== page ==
A third activity you can implement, depending upon your choice of NPB, is to make use of floating filters. These are specific NPB filters for troubleshooting that can be pre-staged and connected to standby troubleshooting tools (e.g., analyzers, Wireshark, Snort). Once implemented, these pre-staged filters can dramatically cut data collection times, as the troubleshooting filter simply needs to be connected to an incoming network port to the NPB. This can be done remotely using a drag-and-drop interface on the NPB. Once the connection is made, the tool can start capturing critical data in less than 1 minute, dramatically reducing troubleshooting time and costs.

A fourth activity to consider is the deployment of NPBs that support adaptive monitoring. Adaptive monitoring is the ability of the NPB to respond to network commands and make configuration changes. This automation capability improves monitoring response times by being able to respond to network incidents with actions in near real-time. Commands can be received using a representational state transfer (REST) interface from network management systems (NMS), orchestration systems, security information and event managements (SIEMs), etc. Faster responses to problems result in a shorter mean time to diagnosis and corresponding faster MTTR.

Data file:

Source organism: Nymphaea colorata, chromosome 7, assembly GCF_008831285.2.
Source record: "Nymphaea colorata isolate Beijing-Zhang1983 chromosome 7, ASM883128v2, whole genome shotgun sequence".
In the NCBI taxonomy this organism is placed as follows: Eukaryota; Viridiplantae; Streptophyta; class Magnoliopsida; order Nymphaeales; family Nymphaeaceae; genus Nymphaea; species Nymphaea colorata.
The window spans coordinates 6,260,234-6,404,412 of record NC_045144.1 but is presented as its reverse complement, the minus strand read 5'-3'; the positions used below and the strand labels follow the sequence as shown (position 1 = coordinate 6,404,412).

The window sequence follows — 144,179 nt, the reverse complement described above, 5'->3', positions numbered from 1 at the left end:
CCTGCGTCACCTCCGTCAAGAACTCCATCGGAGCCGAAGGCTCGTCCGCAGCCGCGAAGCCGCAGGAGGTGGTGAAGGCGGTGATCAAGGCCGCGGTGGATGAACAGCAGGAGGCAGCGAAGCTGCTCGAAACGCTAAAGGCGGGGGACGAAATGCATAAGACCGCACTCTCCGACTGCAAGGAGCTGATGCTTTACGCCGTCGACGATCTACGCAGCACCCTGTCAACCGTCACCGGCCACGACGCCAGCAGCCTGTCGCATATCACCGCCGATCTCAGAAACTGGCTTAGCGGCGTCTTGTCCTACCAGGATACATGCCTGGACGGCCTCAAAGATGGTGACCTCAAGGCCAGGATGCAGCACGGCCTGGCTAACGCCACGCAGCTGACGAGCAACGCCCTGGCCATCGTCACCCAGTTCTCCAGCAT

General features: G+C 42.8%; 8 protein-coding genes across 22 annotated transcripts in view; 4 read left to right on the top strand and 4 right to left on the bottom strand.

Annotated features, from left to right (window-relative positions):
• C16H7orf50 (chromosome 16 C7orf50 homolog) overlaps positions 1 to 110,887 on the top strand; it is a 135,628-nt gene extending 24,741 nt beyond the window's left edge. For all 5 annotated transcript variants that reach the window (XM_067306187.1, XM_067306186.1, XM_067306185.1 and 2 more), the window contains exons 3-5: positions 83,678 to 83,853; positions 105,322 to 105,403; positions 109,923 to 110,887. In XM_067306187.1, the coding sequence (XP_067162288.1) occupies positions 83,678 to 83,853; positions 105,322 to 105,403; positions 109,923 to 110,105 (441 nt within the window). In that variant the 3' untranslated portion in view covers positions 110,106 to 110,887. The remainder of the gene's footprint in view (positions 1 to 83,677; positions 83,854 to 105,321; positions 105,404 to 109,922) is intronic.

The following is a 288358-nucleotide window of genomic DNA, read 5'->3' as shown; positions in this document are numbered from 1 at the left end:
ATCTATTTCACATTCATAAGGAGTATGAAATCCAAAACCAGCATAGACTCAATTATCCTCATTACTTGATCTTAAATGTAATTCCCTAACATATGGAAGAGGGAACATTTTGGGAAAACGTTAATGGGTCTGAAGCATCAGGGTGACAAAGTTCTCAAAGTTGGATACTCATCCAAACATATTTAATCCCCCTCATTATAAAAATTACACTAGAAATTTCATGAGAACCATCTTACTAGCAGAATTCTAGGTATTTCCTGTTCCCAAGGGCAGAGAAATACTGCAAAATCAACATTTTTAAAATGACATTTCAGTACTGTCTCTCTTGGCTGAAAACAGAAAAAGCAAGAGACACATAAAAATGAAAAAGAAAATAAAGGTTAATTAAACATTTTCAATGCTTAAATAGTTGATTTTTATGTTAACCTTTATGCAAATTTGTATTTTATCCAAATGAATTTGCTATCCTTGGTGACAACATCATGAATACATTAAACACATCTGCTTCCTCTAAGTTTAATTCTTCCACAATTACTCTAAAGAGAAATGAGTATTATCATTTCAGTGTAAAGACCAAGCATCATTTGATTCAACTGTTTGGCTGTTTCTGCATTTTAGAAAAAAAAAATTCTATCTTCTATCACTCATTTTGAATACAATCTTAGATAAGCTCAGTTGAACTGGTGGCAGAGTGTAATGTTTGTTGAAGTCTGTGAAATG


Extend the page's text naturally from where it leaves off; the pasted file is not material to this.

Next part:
A fifth way to improve MTTR is to implement proactive troubleshooting using application intelligence within an NPB. Application intelligence uses application-related data to look at additional network data information. User geolocation, device type, browser type, border gateway protocol assignment (BGP AS) information, and application traffic change information can be used to help pinpoint problems. If this information is looked at in conjunction with trouble incident reports, then this can often shorten troubleshooting time. For instance, is the problem affecting all devices or operating systems or just specific ones? Are the incidents being reported from geographic area? Is the incident related to a specific carrier or Internet service provider? These data points can be very useful in diagnosing problems

Utilizing these five use cases can significantly improve troubleshooting efforts by reducing the amount of time spent on problem resolution. A lower problem resolution time reduces network downtime and helps IT personnel meet or exceed their problem resolution time KPIs.

Keith Bromley
Keith Bromley
Senior Solutions Marketing Manager